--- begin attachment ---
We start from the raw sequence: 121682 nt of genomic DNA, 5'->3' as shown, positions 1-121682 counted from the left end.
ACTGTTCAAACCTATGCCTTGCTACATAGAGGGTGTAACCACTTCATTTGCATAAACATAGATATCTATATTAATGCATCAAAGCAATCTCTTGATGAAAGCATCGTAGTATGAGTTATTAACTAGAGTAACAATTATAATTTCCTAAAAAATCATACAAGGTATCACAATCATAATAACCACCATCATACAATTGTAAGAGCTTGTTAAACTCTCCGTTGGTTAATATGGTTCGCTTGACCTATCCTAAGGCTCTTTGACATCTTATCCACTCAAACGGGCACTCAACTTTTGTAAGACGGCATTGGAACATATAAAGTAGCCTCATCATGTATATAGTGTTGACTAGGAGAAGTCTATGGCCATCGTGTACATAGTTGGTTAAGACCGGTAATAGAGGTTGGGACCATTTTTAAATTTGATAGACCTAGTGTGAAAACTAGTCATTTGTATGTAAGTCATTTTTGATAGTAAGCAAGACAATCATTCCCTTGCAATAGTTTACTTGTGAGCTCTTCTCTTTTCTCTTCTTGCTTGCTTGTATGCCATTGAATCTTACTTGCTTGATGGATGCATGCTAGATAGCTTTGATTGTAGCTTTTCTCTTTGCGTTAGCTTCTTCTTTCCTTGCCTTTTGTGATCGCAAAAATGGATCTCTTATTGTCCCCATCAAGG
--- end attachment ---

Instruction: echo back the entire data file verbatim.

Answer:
We start from the raw sequence: 121682 nt of genomic DNA, 5'->3' as shown, positions 1-121682 counted from the left end.
ACTGTTCAAACCTATGCCTTGCTACATAGAGGGTGTAACCACTTCATTTGCATAAACATAGATATCTATATTAATGCATCAAAGCAATCTCTTGATGAAAGCATCGTAGTATGAGTTATTAACTAGAGTAACAATTATAATTTCCTAAAAAATCATACAAGGTATCACAATCATAATAACCACCATCATACAATTGTAAGAGCTTGTTAAACTCTCCGTTGGTTAATATGGTTCGCTTGACCTATCCTAAGGCTCTTTGACATCTTATCCACTCAAACGGGCACTCAACTTTTGTAAGACGGCATTGGAACATATAAAGTAGCCTCATCATGTATATAGTGTTGACTAGGAGAAGTCTATGGCCATCGTGTACATAGTTGGTTAAGACCGGTAATAGAGGTTGGGACCATTTTTAAATTTGATAGACCTAGTGTGAAAACTAGTCATTTGTATGTAAGTCATTTTTGATAGTAAGCAAGACAATCATTCCCTTGCAATAGTTTACTTGTGAGCTCTTCTCTTTTCTCTTCTTGCTTGCTTGTATGCCATTGAATCTTACTTGCTTGATGGATGCATGCTAGATAGCTTTGATTGTAGCTTTTCTCTTTGCGTTAGCTTCTTCTTTCCTTGCCTTTTGTGATCGCAAAAATGGATCTCTTATTGTCCCCATCAAGG